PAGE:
Whenever I'm looking for a new book to read the first thing I do is read through it's reviews. Usually I skim through a few that gave it a high score and then find at least one that gave it a low score. I think sometimes the reviewers who give a book only two or three stars are the ones who say the most about what I want to know, "will I want to keep reading?" Sometimes those are the most valuable reviews to me. I try to keep this in mind when I write my reviews.
Very simply, when I review, a book that I give 5 stars is a book I couldn’t put down. The plot of the story really is everything for me. I take note of editing, clichés, voice, all of that. But, at the end of the day what I consider a good book is one that I want to read.Now on that note, there have been some books that I couldn’t put down that didn’t have the greatest writing. Twilight is a good example of this. The story sucked me in and I gave Twilight 4 stars, however this does not mean I consider Stephanie Meyer a “great writer,” she’s not, but she told a wonderfully intriguing story. Twilight wasn’t completely original, it didn’t have amazing imagery, but I couldn’t put it down. It made me want to read more. I was enthralled in the plot even despite some weak sentence structure and overused phrases.
So I don’t review writing, I review stories. In contrast to Twilight I recently read Under the Never Sky by Veronica Rossi. I think she is a much better writer then Stephanie Meyer, still not the “greatest writer,” but better. She had wonderful imagery in this book even though it was more descriptive then lyrical, and less clichés; but I gave Under the Never Sky 3 stars because I found the plot had a slow start, lackluster ending, and overall needed to be more concise. At the end of this book I didn’t want to read its sequel, and I won’t. Veronica Rossi has some writing skill, but she didn’t tell a story that made me want to keep reading.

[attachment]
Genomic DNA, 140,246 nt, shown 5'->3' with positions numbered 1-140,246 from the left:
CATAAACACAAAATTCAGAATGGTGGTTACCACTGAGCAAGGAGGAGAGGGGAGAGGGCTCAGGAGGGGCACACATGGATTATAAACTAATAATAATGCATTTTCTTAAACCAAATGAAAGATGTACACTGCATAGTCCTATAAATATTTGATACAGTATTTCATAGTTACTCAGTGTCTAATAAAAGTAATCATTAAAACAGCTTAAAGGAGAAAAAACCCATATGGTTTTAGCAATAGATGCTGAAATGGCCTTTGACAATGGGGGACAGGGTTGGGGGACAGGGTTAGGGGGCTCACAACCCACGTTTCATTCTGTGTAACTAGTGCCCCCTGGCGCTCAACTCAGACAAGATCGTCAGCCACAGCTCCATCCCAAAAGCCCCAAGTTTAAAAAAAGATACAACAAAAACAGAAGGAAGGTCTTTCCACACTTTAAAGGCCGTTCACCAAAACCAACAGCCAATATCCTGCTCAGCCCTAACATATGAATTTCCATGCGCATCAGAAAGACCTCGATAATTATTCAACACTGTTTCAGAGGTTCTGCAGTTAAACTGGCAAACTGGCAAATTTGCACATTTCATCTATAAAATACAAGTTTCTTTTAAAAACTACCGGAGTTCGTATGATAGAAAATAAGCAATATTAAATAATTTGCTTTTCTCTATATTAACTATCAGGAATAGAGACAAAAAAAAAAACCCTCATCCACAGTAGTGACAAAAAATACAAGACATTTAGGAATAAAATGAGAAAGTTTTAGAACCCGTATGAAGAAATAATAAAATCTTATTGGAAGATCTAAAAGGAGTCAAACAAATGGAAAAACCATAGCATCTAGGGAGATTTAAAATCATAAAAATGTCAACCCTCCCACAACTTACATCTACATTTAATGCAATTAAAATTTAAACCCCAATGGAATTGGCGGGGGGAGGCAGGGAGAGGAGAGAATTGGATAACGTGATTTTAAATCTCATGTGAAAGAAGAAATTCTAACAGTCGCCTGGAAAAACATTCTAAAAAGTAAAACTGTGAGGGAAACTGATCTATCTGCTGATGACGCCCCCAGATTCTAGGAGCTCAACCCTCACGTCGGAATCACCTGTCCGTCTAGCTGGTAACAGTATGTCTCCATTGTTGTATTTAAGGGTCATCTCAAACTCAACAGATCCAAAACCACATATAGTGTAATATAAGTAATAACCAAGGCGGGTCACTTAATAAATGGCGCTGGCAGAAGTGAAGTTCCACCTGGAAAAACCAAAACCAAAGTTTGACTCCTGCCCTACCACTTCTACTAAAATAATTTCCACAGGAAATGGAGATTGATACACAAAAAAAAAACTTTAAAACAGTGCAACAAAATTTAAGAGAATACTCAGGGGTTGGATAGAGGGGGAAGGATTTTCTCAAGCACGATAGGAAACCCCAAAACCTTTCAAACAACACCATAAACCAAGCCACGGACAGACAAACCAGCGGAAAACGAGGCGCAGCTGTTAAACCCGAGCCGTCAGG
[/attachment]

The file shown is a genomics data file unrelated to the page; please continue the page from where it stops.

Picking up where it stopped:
Some of the stories I find I like the most are written by indie authors. They don’t have the best editing and often read a little rough, but some have wonderful story lines. Samantha Young’s Fire Spirits series is a perfect example of this. I hated some of the language in the first book, Smokeless Fire. Juvenile words like “Sooo,” were annoying. But, her characters were deep, well developed, and the story line was amazing. I’ve so far given this series 4 stars and will continue reading it.
What I think makes a good book is more than good grammar. I seek good stories; I want a good plot and compelling dialogue. Good writing and good editing are very important. I don’t want anyone to think that I don’t find these two things crucial. They are just not what I’m reviewing when I look at a book. I review the story, not the author. I will always comment on my pet peeves in my reviews, but there are enough people out there reviewing on some systematic scale where they break down what they think makes a good book. This is wonderfully consistent, but to me it doesn’t necessarily tell me what I want to know about a book, and that is “Will I want to keep reading?”